An 80-Year-Old Florida Woman Accidentally Swallowed $5,000 in Diamonds at a Charity Ball

The Tampa Women's Club thought they'd come up with a pretty cheeky way to raise some money at their big banquet last weekend: Attendees could pay 20 bucks for a champagne flute with the chance to grab the one lucky glass with a $5,000 brilliant cut diamond inside. Yet when every glass was purchased and lunch came and went, still no one had leaped up to jump and shout that they'd found the lucky gem. Where did the hell was that diamond?

Yeah, you know where this is going.

As a pair of professional jewelers went table to table to look in each glass to make sure someone wasn't mistaking their diamond prize for the worthless cubic zirconium dropped in every other glass, an 80-year-old attendee named Miriam Tucker finally realized she may have screwed up, the Tampa Bay Times reports.

"I thought I'd drink a bit of champagne so I didn't have to stick my finger so far into the glass," Tucker, a retired real estate broker, tells the paper. "We were laughing and talking when I realized I swallowed it."

An embarrassed Tucker stayed quiet until nearly the whole room was empty, hoping all along that she'd gulped down a cubic zirconium and the winner would be found.

Nope. That $5,000 of bling was in Tucker's stomach.

The event's organizer insisted they rush to a hospital for an X-ray, which couldn't find the gem. But, as luck would have it, Tucker was already scheduled for a colonoscopy the next day, and -- after getting a rundown on the missing diamond story -- her doc found the gem.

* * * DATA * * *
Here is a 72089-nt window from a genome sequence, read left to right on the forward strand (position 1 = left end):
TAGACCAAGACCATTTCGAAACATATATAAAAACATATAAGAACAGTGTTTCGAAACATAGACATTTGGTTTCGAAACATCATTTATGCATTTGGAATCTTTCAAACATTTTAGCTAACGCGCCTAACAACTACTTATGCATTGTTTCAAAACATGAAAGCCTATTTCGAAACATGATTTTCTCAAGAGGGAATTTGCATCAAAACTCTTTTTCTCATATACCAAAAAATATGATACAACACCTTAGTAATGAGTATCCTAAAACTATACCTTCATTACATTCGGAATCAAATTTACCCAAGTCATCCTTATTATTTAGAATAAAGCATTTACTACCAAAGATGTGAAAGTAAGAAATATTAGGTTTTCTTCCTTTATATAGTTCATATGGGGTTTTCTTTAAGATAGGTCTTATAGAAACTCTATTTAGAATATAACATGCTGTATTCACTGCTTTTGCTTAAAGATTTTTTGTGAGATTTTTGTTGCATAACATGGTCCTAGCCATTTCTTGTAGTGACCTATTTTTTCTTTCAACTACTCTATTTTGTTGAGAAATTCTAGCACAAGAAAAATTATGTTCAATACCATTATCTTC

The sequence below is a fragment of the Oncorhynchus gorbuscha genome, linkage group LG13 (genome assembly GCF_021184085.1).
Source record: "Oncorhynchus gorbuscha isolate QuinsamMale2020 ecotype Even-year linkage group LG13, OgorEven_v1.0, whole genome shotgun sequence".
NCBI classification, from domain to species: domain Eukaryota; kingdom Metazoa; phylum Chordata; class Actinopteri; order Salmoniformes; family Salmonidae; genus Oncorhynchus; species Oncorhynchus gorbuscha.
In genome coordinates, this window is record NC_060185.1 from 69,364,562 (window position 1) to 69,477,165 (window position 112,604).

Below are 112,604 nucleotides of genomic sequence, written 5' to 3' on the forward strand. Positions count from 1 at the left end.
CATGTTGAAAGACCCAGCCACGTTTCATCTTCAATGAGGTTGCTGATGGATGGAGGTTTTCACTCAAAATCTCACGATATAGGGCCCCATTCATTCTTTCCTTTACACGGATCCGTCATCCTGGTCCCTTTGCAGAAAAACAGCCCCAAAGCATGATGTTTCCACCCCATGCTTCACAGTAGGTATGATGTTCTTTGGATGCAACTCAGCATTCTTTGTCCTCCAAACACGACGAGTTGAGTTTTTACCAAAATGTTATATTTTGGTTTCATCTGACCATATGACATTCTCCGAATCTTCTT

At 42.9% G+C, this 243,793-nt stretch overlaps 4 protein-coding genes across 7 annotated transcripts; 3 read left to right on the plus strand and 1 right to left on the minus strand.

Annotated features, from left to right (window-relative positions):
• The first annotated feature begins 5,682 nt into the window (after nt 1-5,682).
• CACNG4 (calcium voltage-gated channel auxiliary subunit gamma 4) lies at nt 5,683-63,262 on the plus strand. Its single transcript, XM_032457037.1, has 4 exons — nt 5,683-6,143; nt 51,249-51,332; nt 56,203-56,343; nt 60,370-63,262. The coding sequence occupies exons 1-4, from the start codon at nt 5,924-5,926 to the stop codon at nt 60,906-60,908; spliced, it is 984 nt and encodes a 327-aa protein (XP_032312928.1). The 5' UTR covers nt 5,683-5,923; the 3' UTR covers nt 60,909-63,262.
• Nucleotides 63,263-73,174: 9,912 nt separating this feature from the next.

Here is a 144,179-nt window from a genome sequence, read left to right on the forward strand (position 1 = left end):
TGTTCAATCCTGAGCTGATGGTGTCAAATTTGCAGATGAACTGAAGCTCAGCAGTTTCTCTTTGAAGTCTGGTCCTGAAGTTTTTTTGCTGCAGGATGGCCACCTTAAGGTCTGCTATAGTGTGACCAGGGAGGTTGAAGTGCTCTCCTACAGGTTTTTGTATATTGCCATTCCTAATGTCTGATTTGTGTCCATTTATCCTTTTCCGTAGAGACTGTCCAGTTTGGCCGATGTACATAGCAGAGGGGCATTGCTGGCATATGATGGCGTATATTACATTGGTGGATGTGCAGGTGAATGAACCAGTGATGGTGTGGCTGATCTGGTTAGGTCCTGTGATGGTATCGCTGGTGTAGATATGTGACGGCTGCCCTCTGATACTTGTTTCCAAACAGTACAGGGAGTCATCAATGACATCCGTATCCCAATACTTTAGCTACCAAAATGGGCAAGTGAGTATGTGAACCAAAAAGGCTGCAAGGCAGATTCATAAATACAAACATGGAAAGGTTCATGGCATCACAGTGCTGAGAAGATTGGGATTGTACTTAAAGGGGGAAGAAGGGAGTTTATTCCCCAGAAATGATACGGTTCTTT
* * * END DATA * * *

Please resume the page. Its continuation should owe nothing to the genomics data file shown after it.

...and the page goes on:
Tucker's daughter took it -- wrapped in a biohazard bag -- to a presumably fairly grossed out jeweler who confirmed it was the real deal, cleaned it up and returned it to the winner. (And, we hope, was heavily paid for his services.)

"All's well that ends well," Tucker tells the Times.

Follow Miami New Times on Facebook and Twitter @MiamiNewTimes.

KEEP MIAMI NEW TIMES FREE... Since we started Miami New Times, it has been defined as the free, independent voice of Miami, and we'd like to keep it that way. With local media under siege, it's more important than ever for us to rally support behind funding our local journalism. You can help by participating in our "I Support" program, allowing us to keep offering readers access to our incisive coverage of local news, food and culture with no paywalls.
Tim Elfrink is a former investigative reporter and managing editor for Miami New Times. He has won the George Polk Award and was a finalist for the Goldsmith Prize for Investigative Reporting.
Contact: Tim Elfrink